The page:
Lewis de Haas worked at Petersham Nurseries and The Shed in Notting Hill before becoming head chef at Crispin in Spitalfields two years ago. Growing food as a child on his family allotment spurred his passion for natural, seasonal cooking that continues to influence every dish on the produce-driven menu at Crispin today.
Why and when did you decide to become a chef?
My first job, washing up in a local cafe in Weymouth, Dorset (Hamiltons) was the beginning of the journey and was the source of all the inspiration and enjoyment to want to pursue a career in hospitality.
What would you suggest we order from the menu at Crispin?
I think a selection of the menu is probably the best policy. We try to introduce something new every couple of days, reacting to the seasons and what is best available. The ingredients come first and then the ideas for the dish follow. We are lucky to have such great relationships with our suppliers which allows us to do this.
What does food sustainability mean to you?
Being part of a system that is natural and protective to people and the environment.
Has your life changed since you started to be environmentally conscious?
My life hasn’t changed but my approach and priorities have. We’re starting to get a bit more oversight on where things come from and where they end up!
What advice do you think was important to you, and could make a difference for others too? Do you believe that there is a growing awareness that everyone can help the environment by making simple food changes?
I think being lucky enough to grow up and experience an allotment, to see how and when food grows and sets the tone for natural, seasonal cooking. There is definitely a growing awareness and interest in helping the environment. The current economic situation makes it difficult for everybody to act in a purchasing sense, but everybody can contribute by trying to reduce waste. I feel restaurants have a huge part to play in being responsible and contribute to making a difference.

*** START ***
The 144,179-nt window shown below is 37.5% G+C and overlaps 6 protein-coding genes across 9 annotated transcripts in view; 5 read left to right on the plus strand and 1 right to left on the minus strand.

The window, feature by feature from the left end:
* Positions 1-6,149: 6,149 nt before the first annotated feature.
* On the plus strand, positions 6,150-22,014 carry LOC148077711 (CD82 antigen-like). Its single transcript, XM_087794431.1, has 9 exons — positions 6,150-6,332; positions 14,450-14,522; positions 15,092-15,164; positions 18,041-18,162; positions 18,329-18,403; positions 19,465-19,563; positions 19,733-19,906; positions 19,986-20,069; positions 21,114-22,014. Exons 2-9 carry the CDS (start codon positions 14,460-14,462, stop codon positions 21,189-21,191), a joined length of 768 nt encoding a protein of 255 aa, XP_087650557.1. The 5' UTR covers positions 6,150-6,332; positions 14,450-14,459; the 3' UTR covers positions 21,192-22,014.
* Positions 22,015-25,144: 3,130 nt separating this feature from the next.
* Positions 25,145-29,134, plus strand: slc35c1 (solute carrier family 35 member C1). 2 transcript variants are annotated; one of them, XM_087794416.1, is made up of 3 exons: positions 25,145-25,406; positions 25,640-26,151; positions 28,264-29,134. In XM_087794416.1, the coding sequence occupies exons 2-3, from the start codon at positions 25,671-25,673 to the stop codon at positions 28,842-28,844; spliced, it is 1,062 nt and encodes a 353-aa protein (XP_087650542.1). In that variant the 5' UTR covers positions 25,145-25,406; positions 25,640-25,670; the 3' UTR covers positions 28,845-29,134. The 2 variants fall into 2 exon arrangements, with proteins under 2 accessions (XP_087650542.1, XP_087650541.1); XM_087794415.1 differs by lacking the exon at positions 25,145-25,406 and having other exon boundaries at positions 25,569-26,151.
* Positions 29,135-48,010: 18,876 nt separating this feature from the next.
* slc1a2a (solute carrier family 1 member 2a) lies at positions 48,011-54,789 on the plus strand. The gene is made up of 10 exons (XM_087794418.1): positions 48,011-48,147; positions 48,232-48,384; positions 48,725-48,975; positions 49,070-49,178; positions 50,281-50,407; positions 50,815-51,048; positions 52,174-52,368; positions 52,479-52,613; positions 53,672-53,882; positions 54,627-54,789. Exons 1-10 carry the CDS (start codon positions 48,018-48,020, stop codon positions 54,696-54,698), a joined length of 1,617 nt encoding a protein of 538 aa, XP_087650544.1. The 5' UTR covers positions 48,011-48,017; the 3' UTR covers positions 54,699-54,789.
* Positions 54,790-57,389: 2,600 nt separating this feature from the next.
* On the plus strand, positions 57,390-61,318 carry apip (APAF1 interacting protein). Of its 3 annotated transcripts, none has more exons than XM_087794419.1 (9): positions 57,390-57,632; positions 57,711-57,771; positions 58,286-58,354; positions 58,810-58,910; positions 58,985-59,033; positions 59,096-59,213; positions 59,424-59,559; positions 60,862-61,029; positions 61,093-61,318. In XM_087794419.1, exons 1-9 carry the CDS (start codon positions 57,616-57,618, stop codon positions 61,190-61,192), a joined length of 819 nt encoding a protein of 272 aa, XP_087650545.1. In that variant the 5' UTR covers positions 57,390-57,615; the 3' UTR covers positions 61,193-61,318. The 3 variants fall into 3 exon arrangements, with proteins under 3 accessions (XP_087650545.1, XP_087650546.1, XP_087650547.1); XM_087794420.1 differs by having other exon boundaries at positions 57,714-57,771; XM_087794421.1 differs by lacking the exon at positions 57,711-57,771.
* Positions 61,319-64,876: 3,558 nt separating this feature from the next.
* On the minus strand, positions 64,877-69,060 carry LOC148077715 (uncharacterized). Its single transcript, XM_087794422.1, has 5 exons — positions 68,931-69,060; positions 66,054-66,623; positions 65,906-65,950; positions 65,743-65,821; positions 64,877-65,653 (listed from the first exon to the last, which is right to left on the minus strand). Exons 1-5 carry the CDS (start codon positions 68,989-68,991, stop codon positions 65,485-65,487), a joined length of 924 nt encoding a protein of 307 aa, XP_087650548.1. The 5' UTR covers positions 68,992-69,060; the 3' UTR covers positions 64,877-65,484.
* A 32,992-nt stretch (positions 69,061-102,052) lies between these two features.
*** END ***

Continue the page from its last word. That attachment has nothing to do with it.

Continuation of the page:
What are some food items that are usually discarded but should be used?
Herb stalks and vegetable peelings.
What do you think the future of food sustainability will look like in 10 years?
Progressive. Hopefully with a feeling that every single one of us has the power to make positive change, however small it may seem. With a continuation of greater interest and information available to help us achieve this.
What is your favourite thing to cook at home?
Anything interactive with my daughter – pasta, breads, cookies.
What could we expect to find in your refrigerator?
Beer, onions, potatoes.
Name the 3 kitchen tools you can’t do without?
Cook’s knife, paring knife, sharpie.
Do you have a guilty food pleasure?
Which chefs have inspired you in your career?
I’ve learnt something from every chef I’ve ever worked with at all levels. What we do is such a broad subject and we can definitely take something from everyone we meet.
What do you love most about your job? What are the greatest rewards?
Seeing guests have a great time, returning guests, watching team members and the business progress.
Where would be your dream place to work?
40 seats in the middle of an allotment by the sea.
What advice would you give someone who wants to become a chef?
Find a place where your cooking is a happy experience, don’t compare yourself to anybody else.
If you could cook and eat a meal with any person, alive or dead, who would you choose?
Favourite 3 places to eat & drink in East London?